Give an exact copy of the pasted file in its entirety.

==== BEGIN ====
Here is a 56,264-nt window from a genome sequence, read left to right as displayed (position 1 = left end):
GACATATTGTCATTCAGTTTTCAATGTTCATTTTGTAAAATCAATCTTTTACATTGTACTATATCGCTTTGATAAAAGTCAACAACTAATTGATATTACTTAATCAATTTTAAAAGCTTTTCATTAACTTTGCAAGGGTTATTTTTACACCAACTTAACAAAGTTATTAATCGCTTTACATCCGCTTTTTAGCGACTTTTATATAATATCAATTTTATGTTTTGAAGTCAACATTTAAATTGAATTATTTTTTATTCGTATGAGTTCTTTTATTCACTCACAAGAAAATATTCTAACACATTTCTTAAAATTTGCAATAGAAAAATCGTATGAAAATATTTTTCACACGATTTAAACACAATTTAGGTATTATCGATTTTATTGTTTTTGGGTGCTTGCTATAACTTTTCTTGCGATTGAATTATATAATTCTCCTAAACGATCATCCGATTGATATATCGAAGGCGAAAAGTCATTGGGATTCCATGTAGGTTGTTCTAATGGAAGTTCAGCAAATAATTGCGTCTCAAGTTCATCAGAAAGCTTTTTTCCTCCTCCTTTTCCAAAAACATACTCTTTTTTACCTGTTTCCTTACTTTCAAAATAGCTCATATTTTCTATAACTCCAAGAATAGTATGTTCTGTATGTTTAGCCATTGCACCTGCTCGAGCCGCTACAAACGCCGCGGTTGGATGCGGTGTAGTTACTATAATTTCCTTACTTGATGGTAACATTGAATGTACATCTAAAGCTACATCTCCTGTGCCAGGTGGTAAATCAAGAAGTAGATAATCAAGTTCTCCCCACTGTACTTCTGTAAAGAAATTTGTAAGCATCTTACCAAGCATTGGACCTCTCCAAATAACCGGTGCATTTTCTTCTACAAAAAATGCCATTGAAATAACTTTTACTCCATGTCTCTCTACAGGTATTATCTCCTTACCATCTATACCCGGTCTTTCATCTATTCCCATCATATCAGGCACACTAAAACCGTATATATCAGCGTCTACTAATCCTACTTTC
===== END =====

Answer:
Here is a 56,264-nt window from a genome sequence, read left to right as displayed (position 1 = left end):
GACATATTGTCATTCAGTTTTCAATGTTCATTTTGTAAAATCAATCTTTTACATTGTACTATATCGCTTTGATAAAAGTCAACAACTAATTGATATTACTTAATCAATTTTAAAAGCTTTTCATTAACTTTGCAAGGGTTATTTTTACACCAACTTAACAAAGTTATTAATCGCTTTACATCCGCTTTTTAGCGACTTTTATATAATATCAATTTTATGTTTTGAAGTCAACATTTAAATTGAATTATTTTTTATTCGTATGAGTTCTTTTATTCACTCACAAGAAAATATTCTAACACATTTCTTAAAATTTGCAATAGAAAAATCGTATGAAAATATTTTTCACACGATTTAAACACAATTTAGGTATTATCGATTTTATTGTTTTTGGGTGCTTGCTATAACTTTTCTTGCGATTGAATTATATAATTCTCCTAAACGATCATCCGATTGATATATCGAAGGCGAAAAGTCATTGGGATTCCATGTAGGTTGTTCTAATGGAAGTTCAGCAAATAATTGCGTCTCAAGTTCATCAGAAAGCTTTTTTCCTCCTCCTTTTCCAAAAACATACTCTTTTTTACCTGTTTCCTTACTTTCAAAATAGCTCATATTTTCTATAACTCCAAGAATAGTATGTTCTGTATGTTTAGCCATTGCACCTGCTCGAGCCGCTACAAACGCCGCGGTTGGATGCGGTGTAGTTACTATAATTTCCTTACTTGATGGTAACATTGAATGTACATCTAAAGCTACATCTCCTGTGCCAGGTGGTAAATCAAGAAGTAGATAATCAAGTTCTCCCCACTGTACTTCTGTAAAGAAATTTGTAAGCATCTTACCAAGCATTGGACCTCTCCAAATAACCGGTGCATTTTCTTCTACAAAAAATGCCATTGAAATAACTTTTACTCCATGTCTCTCTACAGGTATTATCTCCTTACCATCTATACCCGGTCTTTCATCTATTCCCATCATATCAGGCACACTAAAACCGTATATATCAGCGTCTACTAATCCTACTTTC